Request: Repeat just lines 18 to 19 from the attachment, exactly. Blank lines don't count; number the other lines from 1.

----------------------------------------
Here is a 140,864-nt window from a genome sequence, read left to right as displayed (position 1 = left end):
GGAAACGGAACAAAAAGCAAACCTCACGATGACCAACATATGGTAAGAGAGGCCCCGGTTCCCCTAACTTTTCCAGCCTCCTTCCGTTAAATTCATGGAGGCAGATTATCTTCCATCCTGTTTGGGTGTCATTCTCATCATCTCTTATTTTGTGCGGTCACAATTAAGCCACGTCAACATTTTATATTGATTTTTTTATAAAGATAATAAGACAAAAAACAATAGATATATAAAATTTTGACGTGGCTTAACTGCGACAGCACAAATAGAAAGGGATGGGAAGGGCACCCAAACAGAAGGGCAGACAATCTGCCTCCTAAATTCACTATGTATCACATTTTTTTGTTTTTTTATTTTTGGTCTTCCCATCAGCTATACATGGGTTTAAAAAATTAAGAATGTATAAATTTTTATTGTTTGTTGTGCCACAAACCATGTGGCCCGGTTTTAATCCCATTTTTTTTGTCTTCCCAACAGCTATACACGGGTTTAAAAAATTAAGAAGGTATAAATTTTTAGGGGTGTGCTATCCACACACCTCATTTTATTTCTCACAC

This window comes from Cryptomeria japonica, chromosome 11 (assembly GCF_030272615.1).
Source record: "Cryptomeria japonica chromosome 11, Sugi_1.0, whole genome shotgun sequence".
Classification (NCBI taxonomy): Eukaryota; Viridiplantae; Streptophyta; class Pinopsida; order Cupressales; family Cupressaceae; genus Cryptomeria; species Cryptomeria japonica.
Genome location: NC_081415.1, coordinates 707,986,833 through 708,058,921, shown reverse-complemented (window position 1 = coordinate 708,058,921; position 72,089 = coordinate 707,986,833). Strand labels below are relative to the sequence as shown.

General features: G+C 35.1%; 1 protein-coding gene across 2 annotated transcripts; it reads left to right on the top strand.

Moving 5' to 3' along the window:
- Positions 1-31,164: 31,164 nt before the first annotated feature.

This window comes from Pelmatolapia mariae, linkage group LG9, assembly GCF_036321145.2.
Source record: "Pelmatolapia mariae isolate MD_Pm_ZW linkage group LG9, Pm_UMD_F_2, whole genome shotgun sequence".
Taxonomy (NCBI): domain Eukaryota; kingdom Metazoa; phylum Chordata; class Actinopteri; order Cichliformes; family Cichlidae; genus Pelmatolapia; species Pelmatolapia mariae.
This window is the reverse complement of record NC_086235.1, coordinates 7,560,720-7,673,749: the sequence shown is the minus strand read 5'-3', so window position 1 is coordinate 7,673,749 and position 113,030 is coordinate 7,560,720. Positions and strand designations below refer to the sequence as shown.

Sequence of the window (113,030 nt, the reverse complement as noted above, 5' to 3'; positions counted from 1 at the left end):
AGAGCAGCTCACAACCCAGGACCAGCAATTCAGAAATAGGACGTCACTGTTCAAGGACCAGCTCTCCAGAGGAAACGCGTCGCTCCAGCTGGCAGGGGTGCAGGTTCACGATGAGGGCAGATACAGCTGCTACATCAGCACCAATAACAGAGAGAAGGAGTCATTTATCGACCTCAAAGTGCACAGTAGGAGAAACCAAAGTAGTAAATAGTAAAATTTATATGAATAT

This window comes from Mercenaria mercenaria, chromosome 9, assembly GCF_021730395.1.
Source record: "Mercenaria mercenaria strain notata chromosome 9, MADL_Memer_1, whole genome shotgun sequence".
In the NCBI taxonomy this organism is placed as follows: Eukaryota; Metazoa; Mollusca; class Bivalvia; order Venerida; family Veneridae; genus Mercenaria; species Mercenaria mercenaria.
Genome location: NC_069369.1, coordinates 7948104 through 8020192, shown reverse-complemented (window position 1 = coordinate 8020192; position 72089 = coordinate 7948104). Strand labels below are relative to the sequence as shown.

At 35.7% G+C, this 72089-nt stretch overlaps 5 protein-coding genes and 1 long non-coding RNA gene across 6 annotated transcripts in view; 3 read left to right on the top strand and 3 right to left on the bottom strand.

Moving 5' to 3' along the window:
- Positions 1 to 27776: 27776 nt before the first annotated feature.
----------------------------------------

In the NCBI taxonomy this organism is placed as follows: Eukaryota; Metazoa; Mollusca; class Bivalvia; order Venerida; family Veneridae; genus Mercenaria; species Mercenaria mercenaria.
Genome location: NC_069369.1, coordinates 7948104 through 8020192, shown reverse-complemented (window position 1 = coordinate 8020192; position 72089 = coordinate 7948104). Strand labels below are relative to the sequence as shown.